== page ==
While you have asked an excellent and bvery important question, I'm surprised that you didn't mention, perhaps, the most important husband, the Ba'al tefilah. So, with your permission, I'll explain why the need for this role.
Years ago, chazzanim were more common. They learned the art of nusach and singing in shul, and each Shabbat and Yom Tov, they gave a musical "performance". Yes, many of them croaked or yodeled and the services were long and ended on Shabbat about noon or so.
Have you heard most of the guys who pray, now? They have poor voices, don't know the nusach well, and basically, just sing Carlebach tunes and mumble or rush through the davening so that everyone can get to the chulent before it gets cold and hard.
So any shul that uses just any non-professional davener to lead the service needs a husband to tell the prayer leader how to sing properly, pace himself properly, etc. What's interesting is that this husband is also polygamous and is a husband to more than one prayer leader! (I won't delve into the legality of this, but, essentially, an exemption is made for religious reasons.)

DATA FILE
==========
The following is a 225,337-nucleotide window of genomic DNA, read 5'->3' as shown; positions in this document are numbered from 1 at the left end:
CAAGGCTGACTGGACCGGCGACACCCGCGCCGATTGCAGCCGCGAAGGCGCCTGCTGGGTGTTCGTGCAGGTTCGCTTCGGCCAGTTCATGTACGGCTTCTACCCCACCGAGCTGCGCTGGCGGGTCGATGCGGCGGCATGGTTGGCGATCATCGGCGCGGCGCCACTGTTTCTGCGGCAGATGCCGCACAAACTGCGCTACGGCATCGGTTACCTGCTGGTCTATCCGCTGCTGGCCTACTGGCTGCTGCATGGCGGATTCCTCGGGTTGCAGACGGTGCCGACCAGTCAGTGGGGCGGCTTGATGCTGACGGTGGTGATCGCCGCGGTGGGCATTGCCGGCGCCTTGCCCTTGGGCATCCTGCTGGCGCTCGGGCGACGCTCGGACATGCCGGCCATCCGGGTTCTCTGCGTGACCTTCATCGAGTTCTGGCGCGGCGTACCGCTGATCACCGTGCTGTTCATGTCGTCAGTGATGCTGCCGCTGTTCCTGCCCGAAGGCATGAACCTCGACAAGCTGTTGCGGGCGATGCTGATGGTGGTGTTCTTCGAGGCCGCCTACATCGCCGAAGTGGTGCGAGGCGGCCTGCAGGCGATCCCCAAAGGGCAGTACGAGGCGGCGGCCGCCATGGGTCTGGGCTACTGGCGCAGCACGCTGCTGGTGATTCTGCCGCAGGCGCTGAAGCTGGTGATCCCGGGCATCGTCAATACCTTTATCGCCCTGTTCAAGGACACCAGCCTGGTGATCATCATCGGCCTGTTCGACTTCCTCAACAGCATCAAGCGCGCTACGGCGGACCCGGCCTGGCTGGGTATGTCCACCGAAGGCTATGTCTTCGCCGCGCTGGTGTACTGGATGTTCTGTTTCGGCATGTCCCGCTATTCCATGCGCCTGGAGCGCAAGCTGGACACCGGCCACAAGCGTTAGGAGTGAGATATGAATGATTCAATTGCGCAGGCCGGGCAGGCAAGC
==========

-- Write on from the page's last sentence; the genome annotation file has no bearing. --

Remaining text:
Those shuls that still use a professional chazzan, don't need a husband, because these guys know what they're doing.
As a Torah reader myself, for many years, I can tell you why they call me the husband of the reader, in my shul, at least. The "reader", in this case is the gabbai. In many cases, one or both of the gabba'im incorrectly "correct" me. I.e., they tell me something I said was wrong, when, in fact, it was correct. In one case, the gabbai was looking at the wrong verse! So, as a husband, I have to politely remind him to clean his glasses, and keep on track. Granted, this situation may be somewhat unique to my shul, though. Shul politics dictate whom they choose for gabba'im in my shul, despite my occasional complaints to the rabbi.